Rescue inhaler study: New approach increases mastery of life-saving technique
A rescue inhaler can be a lifesaver during an asthma or COPD flareup, but using a rescue inhaler is complicated and misuse is common, putting patients' lives at risk. An education strategy, called teach-to-goal, may help patients use their inhalers properly during these critical times, according to research published online ahead of print in the American Thoracic Society journal Annals of the American Thoracic Society.
"From previous studies, we knew that the vast majority of inpatients—86 percent—had trouble using their rescue inhalers," said lead author Valerie G. Press, MD, MPH, an assistant professor and hospitalist at the University of Chicago, noting proper inhaler use may prevent the need for hospitalization in the first place. "We also studied the teach-to-goal approach and found it a powerful way of educating patients in the hospital, but we didn't know if the effect would be long lasting."
In "Effectiveness of Interventions to Teach Metered-Dose and Diskus Inhaler Technique: A Randomized Trial," Press and colleagues report on a study of 120 patients at two Chicago hospitals that compared the teach-to-goal approach to a more typical patient education encounter. Patient mastery of inhaler technique was assessed at the time of educational encounter and 30 and 90 days later.
Those assigned to the teach-to-goal arm learned how to use their metered-dose inhaler (MDI) through up to three cycles of demonstration and practice/testing. Those assigned to the brief instruction group were given instructions on inhaler use that they read aloud and a health care professional talked to them generally about their disease.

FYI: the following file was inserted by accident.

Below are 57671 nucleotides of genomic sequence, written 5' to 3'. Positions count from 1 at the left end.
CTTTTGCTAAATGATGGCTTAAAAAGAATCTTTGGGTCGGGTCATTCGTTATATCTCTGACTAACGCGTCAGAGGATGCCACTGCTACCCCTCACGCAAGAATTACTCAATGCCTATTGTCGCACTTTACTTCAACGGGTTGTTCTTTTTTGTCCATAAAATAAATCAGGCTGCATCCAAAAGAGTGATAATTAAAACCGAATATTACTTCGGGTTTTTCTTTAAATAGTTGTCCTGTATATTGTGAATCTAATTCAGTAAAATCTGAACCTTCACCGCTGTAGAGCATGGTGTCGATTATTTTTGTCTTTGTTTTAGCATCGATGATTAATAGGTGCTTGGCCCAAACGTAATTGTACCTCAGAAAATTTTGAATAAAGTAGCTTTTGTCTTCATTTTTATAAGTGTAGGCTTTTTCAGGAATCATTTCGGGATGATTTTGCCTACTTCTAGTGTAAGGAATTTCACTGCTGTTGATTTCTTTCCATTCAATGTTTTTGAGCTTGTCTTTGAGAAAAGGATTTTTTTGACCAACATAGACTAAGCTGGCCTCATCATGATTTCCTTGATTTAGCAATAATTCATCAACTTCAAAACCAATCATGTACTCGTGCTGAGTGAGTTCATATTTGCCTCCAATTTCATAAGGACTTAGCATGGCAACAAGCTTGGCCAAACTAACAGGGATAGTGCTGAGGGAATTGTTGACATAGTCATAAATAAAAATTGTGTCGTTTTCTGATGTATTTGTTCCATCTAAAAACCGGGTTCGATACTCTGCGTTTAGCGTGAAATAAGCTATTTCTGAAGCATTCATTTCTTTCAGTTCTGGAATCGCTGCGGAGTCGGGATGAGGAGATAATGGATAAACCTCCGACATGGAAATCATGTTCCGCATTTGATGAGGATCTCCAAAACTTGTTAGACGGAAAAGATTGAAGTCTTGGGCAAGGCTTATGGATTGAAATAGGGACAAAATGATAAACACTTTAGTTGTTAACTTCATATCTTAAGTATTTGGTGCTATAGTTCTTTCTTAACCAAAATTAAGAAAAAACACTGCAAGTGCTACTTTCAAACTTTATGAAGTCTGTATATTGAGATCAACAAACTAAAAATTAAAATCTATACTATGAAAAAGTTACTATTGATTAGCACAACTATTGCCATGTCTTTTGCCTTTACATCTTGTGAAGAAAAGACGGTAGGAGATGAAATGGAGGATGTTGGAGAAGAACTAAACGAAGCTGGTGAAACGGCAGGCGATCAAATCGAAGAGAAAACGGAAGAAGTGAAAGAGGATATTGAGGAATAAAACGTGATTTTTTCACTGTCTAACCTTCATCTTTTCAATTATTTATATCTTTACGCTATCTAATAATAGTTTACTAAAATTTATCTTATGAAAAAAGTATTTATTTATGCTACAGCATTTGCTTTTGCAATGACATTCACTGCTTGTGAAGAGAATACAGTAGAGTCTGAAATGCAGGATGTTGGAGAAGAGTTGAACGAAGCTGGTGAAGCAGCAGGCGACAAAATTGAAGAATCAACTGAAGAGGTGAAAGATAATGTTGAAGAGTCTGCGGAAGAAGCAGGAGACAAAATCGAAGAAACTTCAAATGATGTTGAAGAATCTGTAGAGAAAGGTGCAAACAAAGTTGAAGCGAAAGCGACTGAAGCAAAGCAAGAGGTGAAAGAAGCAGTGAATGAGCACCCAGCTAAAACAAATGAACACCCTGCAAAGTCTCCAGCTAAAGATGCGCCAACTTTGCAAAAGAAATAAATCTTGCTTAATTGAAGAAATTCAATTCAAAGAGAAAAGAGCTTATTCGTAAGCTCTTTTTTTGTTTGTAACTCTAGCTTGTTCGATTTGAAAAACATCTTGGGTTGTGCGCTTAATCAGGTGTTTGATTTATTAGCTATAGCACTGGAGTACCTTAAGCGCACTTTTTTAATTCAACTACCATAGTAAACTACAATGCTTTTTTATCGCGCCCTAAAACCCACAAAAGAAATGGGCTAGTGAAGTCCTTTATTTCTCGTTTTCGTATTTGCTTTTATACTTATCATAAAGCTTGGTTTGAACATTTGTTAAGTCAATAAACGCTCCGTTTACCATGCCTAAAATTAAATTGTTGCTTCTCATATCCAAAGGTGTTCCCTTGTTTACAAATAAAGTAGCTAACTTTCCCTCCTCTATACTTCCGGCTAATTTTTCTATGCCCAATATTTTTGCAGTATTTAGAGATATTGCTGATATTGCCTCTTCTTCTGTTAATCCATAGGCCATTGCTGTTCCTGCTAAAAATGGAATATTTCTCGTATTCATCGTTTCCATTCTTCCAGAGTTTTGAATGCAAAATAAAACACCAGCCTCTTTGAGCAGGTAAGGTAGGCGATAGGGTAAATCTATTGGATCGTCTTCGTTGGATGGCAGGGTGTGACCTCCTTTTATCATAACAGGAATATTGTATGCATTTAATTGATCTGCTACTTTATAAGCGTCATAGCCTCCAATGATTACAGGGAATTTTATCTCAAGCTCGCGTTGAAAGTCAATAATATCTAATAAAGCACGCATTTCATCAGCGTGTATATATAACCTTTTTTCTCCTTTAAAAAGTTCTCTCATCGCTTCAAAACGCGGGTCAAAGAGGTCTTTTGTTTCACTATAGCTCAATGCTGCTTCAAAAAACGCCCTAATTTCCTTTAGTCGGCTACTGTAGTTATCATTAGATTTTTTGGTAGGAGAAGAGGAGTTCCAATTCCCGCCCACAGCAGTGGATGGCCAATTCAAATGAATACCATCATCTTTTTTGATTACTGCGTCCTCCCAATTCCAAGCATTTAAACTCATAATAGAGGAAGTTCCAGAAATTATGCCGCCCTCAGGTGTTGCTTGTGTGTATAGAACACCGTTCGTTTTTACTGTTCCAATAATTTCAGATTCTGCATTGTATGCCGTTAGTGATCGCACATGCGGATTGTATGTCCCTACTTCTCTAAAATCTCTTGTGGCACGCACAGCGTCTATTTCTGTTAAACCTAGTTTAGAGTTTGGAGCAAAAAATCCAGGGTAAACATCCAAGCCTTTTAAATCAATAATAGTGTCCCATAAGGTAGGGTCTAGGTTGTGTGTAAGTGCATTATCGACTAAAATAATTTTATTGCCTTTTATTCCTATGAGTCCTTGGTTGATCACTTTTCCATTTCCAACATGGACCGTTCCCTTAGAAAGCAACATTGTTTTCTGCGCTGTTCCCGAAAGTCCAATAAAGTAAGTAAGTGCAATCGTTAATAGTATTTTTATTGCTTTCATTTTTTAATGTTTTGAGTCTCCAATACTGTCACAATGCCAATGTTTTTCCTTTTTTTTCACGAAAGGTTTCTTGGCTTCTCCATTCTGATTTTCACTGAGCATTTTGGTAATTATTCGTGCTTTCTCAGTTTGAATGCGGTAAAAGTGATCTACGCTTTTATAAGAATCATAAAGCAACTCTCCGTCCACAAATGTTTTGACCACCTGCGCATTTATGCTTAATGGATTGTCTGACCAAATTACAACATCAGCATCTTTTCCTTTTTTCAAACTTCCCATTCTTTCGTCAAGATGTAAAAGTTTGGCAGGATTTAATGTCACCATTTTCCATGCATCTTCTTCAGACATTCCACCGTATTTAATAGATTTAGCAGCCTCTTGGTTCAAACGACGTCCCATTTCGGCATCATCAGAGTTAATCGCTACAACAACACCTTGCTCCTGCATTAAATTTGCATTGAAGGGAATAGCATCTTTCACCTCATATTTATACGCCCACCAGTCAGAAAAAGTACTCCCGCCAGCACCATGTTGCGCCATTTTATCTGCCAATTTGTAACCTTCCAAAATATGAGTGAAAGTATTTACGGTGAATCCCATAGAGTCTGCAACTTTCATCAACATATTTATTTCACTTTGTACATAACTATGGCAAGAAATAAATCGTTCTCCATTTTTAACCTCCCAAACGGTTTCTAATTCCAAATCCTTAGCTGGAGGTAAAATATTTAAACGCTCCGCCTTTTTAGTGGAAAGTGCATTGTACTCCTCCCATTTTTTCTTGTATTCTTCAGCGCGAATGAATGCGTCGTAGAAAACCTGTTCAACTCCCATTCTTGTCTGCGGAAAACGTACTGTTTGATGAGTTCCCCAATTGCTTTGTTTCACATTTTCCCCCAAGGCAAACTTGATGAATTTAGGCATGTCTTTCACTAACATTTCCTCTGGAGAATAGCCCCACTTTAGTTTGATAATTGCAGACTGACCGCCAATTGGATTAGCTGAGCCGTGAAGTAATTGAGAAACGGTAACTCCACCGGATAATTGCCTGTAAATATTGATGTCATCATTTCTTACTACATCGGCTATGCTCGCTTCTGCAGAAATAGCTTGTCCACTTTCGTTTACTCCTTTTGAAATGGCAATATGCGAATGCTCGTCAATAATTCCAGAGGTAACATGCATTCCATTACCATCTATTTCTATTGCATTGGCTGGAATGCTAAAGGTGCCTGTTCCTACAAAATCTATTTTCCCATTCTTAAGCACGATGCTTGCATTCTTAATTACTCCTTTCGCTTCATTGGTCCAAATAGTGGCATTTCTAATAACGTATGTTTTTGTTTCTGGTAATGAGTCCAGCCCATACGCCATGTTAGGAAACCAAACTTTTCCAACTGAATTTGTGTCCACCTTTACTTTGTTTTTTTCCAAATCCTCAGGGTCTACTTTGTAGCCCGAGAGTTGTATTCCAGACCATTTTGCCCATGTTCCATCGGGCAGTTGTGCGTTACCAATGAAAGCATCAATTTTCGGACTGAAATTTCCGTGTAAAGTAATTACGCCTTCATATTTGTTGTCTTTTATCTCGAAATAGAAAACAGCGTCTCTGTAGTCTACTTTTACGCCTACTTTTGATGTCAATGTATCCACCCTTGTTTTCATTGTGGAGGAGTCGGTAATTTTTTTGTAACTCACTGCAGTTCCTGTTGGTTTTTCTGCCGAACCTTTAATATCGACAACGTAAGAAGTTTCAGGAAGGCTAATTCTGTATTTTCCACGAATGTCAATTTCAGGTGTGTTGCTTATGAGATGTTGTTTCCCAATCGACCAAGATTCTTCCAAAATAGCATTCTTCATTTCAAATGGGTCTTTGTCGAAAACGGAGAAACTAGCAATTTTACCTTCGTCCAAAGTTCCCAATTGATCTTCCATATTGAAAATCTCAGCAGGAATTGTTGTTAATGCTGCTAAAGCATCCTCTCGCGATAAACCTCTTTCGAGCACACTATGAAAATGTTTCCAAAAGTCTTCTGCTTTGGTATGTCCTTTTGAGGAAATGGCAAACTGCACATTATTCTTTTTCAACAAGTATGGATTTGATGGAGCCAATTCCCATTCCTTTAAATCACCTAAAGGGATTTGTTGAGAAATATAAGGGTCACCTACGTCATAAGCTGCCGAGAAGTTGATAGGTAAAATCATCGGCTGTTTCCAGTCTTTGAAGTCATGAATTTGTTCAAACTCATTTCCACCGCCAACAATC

- MDI misuse was significantly lower in the teach-to-goal group than the brief-instruction group immediately following education session (11 percent vs. 60 percent).
- Acute-care events within 30 days of inhaler education were significantly lower in the teach-to-goal group than the brief-instruction group (17 percent vs. 36 percent).
- Acute care events within 30 days among those with low health literacy were significantly lower in the teach-to-goal group than the brief instruction group (15 vs. 70 percent).
- Proper use of MDIs declined overtime in both the teach-to-goal group and the brief-instruction group. At 90 days, 48 percent of the teach-to-goal and 76 percent of the brief-instruction group did not use their inhaler properly.
The researchers also studied the same educational strategies for teaching patients the proper use of a Diskus inhaler to the 38 patients in the larger study who used this devise to control their day-to-day asthma and COPD symptoms. Results were similar to the MDI results.
"Our study shows that there may be improved clinical outcomes to providing teach-to-goal inhaler education in the hospital, especially for patients with lower health literacy levels," Dr. Press said, "but it also shows clearly that ongoing instruction in inhaler technique is required after discharge for long-lasting skills retention and improved health outcomes."